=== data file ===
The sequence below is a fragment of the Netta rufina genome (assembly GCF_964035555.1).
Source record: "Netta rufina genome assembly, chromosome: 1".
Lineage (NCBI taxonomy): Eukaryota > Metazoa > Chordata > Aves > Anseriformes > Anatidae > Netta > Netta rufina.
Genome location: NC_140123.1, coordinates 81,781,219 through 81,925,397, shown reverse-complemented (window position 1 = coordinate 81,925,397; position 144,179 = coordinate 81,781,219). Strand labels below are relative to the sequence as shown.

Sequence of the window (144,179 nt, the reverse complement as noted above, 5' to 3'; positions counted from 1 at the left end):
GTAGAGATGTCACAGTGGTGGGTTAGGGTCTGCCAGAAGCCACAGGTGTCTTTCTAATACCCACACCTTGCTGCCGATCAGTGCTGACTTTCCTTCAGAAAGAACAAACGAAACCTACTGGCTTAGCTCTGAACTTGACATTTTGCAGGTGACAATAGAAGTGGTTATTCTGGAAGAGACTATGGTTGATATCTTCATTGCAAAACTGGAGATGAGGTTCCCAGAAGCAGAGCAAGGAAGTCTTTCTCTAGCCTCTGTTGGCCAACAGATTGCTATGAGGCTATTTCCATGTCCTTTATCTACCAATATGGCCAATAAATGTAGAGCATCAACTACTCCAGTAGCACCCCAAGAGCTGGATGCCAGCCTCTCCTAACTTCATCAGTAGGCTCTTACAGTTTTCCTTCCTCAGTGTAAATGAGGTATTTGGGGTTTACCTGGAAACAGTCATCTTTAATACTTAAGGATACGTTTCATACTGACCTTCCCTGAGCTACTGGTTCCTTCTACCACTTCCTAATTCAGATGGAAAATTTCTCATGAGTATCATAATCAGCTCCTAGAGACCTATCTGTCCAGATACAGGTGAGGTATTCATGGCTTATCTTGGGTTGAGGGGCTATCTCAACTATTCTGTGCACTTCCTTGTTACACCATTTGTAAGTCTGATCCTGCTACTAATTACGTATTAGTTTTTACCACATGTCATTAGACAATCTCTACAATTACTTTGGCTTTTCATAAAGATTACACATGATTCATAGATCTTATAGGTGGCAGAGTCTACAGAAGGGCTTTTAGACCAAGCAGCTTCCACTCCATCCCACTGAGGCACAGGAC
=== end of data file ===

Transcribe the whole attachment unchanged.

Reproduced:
The sequence below is a fragment of the Netta rufina genome (assembly GCF_964035555.1).
Source record: "Netta rufina genome assembly, chromosome: 1".
Lineage (NCBI taxonomy): Eukaryota > Metazoa > Chordata > Aves > Anseriformes > Anatidae > Netta > Netta rufina.
Genome location: NC_140123.1, coordinates 81,781,219 through 81,925,397, shown reverse-complemented (window position 1 = coordinate 81,925,397; position 144,179 = coordinate 81,781,219). Strand labels below are relative to the sequence as shown.

Sequence of the window (144,179 nt, the reverse complement as noted above, 5' to 3'; positions counted from 1 at the left end):
GTAGAGATGTCACAGTGGTGGGTTAGGGTCTGCCAGAAGCCACAGGTGTCTTTCTAATACCCACACCTTGCTGCCGATCAGTGCTGACTTTCCTTCAGAAAGAACAAACGAAACCTACTGGCTTAGCTCTGAACTTGACATTTTGCAGGTGACAATAGAAGTGGTTATTCTGGAAGAGACTATGGTTGATATCTTCATTGCAAAACTGGAGATGAGGTTCCCAGAAGCAGAGCAAGGAAGTCTTTCTCTAGCCTCTGTTGGCCAACAGATTGCTATGAGGCTATTTCCATGTCCTTTATCTACCAATATGGCCAATAAATGTAGAGCATCAACTACTCCAGTAGCACCCCAAGAGCTGGATGCCAGCCTCTCCTAACTTCATCAGTAGGCTCTTACAGTTTTCCTTCCTCAGTGTAAATGAGGTATTTGGGGTTTACCTGGAAACAGTCATCTTTAATACTTAAGGATACGTTTCATACTGACCTTCCCTGAGCTACTGGTTCCTTCTACCACTTCCTAATTCAGATGGAAAATTTCTCATGAGTATCATAATCAGCTCCTAGAGACCTATCTGTCCAGATACAGGTGAGGTATTCATGGCTTATCTTGGGTTGAGGGGCTATCTCAACTATTCTGTGCACTTCCTTGTTACACCATTTGTAAGTCTGATCCTGCTACTAATTACGTATTAGTTTTTACCACATGTCATTAGACAATCTCTACAATTACTTTGGCTTTTCATAAAGATTACACATGATTCATAGATCTTATAGGTGGCAGAGTCTACAGAAGGGCTTTTAGACCAAGCAGCTTCCACTCCATCCCACTGAGGCACAGGAC